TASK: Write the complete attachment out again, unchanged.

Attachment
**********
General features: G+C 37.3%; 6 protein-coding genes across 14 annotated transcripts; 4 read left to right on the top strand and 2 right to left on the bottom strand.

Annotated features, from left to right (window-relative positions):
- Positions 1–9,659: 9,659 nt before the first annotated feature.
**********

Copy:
General features: G+C 37.3%; 6 protein-coding genes across 14 annotated transcripts; 4 read left to right on the top strand and 2 right to left on the bottom strand.

Annotated features, from left to right (window-relative positions):
- Positions 1–9,659: 9,659 nt before the first annotated feature.